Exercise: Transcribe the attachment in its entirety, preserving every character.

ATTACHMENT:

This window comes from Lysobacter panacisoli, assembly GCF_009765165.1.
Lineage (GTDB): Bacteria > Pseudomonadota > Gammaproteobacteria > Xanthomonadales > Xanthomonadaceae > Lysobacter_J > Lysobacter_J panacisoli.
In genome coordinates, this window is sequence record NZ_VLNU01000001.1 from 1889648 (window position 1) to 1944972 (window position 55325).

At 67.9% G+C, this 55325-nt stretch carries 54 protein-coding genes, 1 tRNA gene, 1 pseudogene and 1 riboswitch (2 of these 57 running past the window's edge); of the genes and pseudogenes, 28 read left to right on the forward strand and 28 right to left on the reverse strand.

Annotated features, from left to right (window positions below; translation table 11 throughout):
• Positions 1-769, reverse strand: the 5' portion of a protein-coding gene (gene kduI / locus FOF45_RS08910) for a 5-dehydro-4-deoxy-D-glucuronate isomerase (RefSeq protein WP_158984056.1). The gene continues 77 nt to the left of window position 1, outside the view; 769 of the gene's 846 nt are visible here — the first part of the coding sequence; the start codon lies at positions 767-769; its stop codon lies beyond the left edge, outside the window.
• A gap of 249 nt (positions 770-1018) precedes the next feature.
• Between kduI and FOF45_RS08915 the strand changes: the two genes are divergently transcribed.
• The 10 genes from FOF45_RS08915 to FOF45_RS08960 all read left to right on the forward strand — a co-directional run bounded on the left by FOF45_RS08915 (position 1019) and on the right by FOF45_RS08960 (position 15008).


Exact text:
This window comes from Lysobacter panacisoli, assembly GCF_009765165.1.
Lineage (GTDB): Bacteria > Pseudomonadota > Gammaproteobacteria > Xanthomonadales > Xanthomonadaceae > Lysobacter_J > Lysobacter_J panacisoli.
In genome coordinates, this window is sequence record NZ_VLNU01000001.1 from 1889648 (window position 1) to 1944972 (window position 55325).

At 67.9% G+C, this 55325-nt stretch carries 54 protein-coding genes, 1 tRNA gene, 1 pseudogene and 1 riboswitch (2 of these 57 running past the window's edge); of the genes and pseudogenes, 28 read left to right on the forward strand and 28 right to left on the reverse strand.

Annotated features, from left to right (window positions below; translation table 11 throughout):
• Positions 1-769, reverse strand: the 5' portion of a protein-coding gene (gene kduI / locus FOF45_RS08910) for a 5-dehydro-4-deoxy-D-glucuronate isomerase (RefSeq protein WP_158984056.1). The gene continues 77 nt to the left of window position 1, outside the view; 769 of the gene's 846 nt are visible here — the first part of the coding sequence; the start codon lies at positions 767-769; its stop codon lies beyond the left edge, outside the window.
• A gap of 249 nt (positions 770-1018) precedes the next feature.
• Between kduI and FOF45_RS08915 the strand changes: the two genes are divergently transcribed.
• The 10 genes from FOF45_RS08915 to FOF45_RS08960 all read left to right on the forward strand — a co-directional run bounded on the left by FOF45_RS08915 (position 1019) and on the right by FOF45_RS08960 (position 15008).